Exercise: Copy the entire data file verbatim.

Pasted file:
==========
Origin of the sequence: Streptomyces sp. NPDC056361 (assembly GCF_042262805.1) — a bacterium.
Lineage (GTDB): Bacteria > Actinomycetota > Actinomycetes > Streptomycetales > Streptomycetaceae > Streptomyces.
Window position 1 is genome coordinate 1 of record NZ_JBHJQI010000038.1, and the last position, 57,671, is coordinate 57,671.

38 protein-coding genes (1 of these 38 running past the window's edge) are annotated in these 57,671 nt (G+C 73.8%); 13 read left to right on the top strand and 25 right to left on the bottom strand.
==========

Origin of the sequence: Streptomyces sp. NPDC056361 (assembly GCF_042262805.1) — a bacterium.
Lineage (GTDB): Bacteria > Actinomycetota > Actinomycetes > Streptomycetales > Streptomycetaceae > Streptomyces.
Window position 1 is genome coordinate 1 of record NZ_JBHJQI010000038.1, and the last position, 57,671, is coordinate 57,671.

38 protein-coding genes (1 of these 38 running past the window's edge) are annotated in these 57,671 nt (G+C 73.8%); 13 read left to right on the top strand and 25 right to left on the bottom strand.